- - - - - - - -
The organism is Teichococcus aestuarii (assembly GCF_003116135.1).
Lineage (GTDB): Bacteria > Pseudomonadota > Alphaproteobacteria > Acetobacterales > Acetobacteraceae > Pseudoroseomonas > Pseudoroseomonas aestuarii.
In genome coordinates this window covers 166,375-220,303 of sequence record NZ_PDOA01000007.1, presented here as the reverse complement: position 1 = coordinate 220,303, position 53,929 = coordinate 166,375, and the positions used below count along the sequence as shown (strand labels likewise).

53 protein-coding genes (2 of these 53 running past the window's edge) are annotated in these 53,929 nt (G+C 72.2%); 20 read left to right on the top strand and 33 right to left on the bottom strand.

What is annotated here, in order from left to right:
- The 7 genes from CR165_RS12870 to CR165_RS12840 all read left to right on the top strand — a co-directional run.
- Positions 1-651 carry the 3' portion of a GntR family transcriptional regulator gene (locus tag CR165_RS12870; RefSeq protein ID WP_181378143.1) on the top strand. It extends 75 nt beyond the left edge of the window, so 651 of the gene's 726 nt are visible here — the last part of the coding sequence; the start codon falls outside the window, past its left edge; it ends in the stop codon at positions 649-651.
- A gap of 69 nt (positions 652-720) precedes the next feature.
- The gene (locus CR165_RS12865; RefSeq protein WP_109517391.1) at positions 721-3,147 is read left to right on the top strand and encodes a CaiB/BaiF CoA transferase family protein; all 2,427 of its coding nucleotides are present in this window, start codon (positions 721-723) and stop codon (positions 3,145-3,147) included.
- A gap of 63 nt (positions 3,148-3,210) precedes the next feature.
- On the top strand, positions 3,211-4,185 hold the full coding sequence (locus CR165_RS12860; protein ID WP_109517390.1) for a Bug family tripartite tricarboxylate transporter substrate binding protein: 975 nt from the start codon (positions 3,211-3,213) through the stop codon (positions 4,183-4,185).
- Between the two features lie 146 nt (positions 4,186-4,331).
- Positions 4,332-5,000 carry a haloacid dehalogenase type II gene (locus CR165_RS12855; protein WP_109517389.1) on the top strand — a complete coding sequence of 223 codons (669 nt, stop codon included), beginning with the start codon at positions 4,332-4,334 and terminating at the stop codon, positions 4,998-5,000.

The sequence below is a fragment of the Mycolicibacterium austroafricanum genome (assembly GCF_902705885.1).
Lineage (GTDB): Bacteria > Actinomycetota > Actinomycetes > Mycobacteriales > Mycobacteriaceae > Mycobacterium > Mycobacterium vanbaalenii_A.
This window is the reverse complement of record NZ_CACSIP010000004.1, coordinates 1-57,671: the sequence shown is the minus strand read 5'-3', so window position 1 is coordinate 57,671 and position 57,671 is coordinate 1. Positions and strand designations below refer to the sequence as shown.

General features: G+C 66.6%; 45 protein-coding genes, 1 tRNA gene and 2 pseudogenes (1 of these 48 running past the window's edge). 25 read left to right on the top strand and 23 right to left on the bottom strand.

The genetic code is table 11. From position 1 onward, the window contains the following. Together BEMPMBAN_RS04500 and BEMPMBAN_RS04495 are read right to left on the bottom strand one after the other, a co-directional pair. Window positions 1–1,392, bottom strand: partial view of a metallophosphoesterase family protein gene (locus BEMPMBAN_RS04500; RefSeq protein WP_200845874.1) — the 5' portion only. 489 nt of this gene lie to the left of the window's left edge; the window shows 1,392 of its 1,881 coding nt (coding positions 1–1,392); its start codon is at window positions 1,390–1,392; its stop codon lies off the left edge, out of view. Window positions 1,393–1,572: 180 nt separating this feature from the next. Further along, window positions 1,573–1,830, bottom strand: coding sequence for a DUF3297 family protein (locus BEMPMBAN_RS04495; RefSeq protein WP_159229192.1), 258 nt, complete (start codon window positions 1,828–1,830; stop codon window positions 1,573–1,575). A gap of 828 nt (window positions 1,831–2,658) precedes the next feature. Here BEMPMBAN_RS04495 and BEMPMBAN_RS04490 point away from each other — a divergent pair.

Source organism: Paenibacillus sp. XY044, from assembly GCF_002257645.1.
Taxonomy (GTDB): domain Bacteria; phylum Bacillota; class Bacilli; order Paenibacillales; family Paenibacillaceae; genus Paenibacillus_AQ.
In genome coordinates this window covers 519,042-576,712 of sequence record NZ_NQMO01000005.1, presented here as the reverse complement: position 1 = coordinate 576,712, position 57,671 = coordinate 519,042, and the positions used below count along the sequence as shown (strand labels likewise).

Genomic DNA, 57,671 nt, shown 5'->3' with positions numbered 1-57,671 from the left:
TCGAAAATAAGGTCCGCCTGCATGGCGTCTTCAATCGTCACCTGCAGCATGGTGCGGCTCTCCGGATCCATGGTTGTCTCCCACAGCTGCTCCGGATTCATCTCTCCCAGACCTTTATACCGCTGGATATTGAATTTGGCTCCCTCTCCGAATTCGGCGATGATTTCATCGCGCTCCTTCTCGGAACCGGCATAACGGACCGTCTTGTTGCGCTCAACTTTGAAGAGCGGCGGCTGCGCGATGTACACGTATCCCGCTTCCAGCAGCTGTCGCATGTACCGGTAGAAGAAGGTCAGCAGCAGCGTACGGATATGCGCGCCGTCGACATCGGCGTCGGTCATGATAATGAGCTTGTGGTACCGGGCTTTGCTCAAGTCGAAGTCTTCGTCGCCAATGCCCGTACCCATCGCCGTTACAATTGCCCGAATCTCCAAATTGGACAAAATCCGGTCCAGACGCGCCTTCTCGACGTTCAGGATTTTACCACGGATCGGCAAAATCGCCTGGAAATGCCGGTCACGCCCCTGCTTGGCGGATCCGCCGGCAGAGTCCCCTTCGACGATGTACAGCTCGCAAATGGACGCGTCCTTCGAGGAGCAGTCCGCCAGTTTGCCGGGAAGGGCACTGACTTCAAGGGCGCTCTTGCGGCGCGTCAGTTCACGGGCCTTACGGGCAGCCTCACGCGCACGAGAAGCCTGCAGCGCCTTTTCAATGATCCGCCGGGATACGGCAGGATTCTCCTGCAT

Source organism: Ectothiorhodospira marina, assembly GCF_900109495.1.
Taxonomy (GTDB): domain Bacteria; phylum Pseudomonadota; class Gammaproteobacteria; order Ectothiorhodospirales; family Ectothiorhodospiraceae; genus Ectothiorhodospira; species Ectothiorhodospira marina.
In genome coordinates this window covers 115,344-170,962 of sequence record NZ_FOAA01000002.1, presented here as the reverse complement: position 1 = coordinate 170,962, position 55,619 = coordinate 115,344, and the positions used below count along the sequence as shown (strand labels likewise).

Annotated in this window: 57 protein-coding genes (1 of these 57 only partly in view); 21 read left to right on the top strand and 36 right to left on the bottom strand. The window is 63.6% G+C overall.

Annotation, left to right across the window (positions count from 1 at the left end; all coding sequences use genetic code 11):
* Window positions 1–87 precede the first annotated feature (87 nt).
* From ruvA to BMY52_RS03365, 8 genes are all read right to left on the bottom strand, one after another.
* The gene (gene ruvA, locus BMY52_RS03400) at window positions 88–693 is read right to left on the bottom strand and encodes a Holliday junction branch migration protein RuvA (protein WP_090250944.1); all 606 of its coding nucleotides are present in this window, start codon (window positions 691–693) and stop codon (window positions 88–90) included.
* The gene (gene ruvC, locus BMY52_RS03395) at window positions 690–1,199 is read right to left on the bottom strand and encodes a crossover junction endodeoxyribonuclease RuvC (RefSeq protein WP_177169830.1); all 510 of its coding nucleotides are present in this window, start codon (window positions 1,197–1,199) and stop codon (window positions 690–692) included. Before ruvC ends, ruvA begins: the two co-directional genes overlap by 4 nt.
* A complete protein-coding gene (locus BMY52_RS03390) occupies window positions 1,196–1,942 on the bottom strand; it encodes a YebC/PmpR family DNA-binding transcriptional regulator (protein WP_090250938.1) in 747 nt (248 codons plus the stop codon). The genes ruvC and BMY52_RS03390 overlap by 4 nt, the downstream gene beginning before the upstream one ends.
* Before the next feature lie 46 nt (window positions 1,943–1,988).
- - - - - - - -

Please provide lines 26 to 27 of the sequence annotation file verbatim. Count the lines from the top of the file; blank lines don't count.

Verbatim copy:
In genome coordinates this window covers 115,344-170,962 of sequence record NZ_FOAA01000002.1, presented here as the reverse complement: position 1 = coordinate 170,962, position 55,619 = coordinate 115,344, and the positions used below count along the sequence as shown (strand labels likewise).

Annotated in this window: 57 protein-coding genes (1 of these 57 only partly in view); 21 read left to right on the top strand and 36 right to left on the bottom strand. The window is 63.6% G+C overall.